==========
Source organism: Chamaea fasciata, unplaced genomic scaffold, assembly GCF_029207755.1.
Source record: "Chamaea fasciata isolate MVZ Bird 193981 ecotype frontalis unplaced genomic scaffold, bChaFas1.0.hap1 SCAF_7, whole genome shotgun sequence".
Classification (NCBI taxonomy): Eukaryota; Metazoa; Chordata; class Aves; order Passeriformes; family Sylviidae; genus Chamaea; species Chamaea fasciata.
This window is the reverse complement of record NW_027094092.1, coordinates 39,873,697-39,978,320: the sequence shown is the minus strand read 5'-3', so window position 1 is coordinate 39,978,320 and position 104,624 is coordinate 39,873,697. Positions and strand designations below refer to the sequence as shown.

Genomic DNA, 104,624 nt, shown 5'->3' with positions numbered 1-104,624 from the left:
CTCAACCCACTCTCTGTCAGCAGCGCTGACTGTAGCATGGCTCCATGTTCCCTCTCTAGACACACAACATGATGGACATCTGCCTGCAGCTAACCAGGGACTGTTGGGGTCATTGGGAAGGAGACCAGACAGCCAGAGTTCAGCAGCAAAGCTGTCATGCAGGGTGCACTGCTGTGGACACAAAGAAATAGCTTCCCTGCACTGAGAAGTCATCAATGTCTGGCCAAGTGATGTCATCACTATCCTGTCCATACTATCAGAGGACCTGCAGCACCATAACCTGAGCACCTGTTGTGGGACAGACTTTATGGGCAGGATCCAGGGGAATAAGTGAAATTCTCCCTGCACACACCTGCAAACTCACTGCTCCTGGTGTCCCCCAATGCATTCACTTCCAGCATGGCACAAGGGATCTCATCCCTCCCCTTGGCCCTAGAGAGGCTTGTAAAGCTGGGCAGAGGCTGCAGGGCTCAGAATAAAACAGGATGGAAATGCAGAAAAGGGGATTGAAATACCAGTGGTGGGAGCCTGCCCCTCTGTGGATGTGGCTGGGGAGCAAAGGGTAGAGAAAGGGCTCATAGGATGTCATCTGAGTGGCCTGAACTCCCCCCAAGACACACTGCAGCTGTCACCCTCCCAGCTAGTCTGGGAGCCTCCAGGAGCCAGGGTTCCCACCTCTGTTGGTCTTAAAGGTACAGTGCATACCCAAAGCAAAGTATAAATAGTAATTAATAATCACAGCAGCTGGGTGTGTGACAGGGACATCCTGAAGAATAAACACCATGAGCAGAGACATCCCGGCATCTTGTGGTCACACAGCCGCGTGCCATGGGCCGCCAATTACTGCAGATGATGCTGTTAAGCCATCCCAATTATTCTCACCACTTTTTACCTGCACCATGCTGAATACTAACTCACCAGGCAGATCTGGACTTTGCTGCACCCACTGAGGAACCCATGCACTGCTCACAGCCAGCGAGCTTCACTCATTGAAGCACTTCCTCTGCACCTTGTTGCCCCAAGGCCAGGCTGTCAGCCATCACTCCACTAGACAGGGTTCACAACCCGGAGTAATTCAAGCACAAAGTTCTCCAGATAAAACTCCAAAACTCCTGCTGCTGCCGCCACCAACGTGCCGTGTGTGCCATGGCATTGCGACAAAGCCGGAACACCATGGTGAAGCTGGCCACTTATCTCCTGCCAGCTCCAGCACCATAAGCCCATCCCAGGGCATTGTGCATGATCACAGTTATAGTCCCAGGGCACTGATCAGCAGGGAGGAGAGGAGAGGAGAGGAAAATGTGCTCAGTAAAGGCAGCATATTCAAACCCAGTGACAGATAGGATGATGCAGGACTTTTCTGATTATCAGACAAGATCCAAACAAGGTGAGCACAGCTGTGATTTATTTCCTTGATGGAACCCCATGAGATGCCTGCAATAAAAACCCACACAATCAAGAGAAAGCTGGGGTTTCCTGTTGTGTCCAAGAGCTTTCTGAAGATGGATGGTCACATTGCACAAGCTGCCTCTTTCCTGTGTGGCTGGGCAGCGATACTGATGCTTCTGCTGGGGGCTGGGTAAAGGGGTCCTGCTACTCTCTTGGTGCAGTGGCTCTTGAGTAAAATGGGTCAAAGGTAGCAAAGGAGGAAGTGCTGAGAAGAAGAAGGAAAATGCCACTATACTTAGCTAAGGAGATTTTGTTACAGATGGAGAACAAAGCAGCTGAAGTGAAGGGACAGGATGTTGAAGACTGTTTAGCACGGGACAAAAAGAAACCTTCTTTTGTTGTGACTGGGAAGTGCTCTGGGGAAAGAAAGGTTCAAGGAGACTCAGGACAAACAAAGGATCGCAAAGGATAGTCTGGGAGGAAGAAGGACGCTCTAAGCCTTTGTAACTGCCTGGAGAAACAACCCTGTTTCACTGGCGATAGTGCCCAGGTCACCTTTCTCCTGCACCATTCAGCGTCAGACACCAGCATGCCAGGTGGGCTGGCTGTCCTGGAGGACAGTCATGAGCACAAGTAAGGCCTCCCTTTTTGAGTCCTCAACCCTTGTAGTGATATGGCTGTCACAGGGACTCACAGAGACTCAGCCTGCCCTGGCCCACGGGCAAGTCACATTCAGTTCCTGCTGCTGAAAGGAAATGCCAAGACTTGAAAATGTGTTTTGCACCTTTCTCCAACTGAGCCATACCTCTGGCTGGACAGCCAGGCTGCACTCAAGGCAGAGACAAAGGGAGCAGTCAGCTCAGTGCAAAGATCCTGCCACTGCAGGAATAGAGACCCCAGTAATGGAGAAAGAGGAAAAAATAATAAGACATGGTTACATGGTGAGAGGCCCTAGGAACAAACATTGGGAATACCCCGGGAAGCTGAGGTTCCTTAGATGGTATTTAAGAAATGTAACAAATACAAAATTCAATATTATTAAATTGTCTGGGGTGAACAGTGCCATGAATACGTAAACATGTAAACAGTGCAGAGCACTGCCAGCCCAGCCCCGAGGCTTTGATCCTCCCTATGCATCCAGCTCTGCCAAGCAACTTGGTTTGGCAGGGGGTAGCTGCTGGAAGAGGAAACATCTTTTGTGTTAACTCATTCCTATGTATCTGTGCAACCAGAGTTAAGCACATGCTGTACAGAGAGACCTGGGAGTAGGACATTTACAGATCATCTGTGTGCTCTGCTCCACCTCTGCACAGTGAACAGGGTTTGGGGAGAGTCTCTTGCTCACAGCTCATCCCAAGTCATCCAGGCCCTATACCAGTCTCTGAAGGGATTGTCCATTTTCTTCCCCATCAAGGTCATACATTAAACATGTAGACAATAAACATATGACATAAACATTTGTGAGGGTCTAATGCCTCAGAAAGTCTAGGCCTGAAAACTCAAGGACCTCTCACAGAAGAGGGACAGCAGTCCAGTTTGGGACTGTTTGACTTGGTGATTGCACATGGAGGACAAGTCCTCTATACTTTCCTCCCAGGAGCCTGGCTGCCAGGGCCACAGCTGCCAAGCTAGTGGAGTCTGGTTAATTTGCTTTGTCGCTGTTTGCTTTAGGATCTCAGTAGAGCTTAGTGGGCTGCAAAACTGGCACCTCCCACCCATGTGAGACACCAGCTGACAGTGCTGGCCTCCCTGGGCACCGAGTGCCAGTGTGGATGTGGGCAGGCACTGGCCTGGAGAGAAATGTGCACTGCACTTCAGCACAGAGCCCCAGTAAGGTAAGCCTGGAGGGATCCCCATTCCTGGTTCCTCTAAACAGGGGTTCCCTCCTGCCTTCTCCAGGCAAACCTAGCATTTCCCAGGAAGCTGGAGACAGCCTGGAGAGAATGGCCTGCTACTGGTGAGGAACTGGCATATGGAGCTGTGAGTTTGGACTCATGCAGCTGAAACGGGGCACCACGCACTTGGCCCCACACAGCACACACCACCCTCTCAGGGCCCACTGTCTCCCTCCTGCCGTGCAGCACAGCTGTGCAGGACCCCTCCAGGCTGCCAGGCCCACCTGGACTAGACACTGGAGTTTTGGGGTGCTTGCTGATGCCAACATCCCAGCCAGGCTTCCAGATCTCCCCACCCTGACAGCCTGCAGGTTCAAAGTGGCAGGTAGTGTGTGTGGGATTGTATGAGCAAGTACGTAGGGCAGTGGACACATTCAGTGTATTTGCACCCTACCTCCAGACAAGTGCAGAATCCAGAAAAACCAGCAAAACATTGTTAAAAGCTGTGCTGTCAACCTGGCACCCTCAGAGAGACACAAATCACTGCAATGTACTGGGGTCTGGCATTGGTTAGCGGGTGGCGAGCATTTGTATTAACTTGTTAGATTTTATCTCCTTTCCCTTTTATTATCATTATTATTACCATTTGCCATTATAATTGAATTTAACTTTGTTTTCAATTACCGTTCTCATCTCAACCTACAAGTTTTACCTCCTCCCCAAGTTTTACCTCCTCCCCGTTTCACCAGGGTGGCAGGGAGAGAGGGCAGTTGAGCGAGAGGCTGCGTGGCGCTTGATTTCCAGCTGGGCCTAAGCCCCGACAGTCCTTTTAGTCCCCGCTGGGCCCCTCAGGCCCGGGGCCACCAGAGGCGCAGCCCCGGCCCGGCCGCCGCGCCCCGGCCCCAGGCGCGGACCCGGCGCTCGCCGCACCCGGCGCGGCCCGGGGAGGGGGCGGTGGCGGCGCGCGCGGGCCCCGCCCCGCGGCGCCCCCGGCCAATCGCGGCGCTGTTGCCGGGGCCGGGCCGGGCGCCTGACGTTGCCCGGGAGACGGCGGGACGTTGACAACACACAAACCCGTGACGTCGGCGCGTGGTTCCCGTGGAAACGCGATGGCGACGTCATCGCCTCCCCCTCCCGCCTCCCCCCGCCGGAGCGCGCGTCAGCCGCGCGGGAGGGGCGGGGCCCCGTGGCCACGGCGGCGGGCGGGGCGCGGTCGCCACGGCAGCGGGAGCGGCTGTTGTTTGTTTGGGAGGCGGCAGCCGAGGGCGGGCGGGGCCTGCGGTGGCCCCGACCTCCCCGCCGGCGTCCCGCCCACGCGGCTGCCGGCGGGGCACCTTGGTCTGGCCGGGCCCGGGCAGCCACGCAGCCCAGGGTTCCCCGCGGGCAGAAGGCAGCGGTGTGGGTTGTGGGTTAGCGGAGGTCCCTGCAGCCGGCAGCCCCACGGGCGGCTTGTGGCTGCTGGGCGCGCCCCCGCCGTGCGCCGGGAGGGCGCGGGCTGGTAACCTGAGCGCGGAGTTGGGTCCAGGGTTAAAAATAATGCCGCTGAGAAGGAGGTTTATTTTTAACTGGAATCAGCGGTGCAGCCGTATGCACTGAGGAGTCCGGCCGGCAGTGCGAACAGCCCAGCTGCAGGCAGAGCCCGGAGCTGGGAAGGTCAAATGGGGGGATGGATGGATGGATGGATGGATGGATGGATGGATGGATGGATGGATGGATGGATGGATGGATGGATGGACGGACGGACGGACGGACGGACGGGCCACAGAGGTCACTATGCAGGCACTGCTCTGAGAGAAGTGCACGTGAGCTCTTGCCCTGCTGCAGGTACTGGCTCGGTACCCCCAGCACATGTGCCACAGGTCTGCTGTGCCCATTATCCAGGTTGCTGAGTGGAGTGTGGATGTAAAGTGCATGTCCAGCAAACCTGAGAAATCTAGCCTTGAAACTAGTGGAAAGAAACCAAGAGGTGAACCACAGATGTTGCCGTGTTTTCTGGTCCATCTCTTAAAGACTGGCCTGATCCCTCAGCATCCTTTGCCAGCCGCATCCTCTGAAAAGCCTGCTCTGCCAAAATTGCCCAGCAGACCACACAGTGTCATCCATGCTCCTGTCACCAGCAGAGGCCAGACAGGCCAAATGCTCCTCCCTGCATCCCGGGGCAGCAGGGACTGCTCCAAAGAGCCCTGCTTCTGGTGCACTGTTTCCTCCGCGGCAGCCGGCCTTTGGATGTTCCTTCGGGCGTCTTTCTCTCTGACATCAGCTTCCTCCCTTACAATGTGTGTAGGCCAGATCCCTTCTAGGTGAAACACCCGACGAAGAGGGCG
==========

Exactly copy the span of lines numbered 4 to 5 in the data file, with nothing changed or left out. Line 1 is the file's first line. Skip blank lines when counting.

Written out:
This window is the reverse complement of record NW_027094092.1, coordinates 39,873,697-39,978,320: the sequence shown is the minus strand read 5'-3', so window position 1 is coordinate 39,978,320 and position 104,624 is coordinate 39,873,697. Positions and strand designations below refer to the sequence as shown.

Genomic DNA, 104,624 nt, shown 5'->3' with positions numbered 1-104,624 from the left: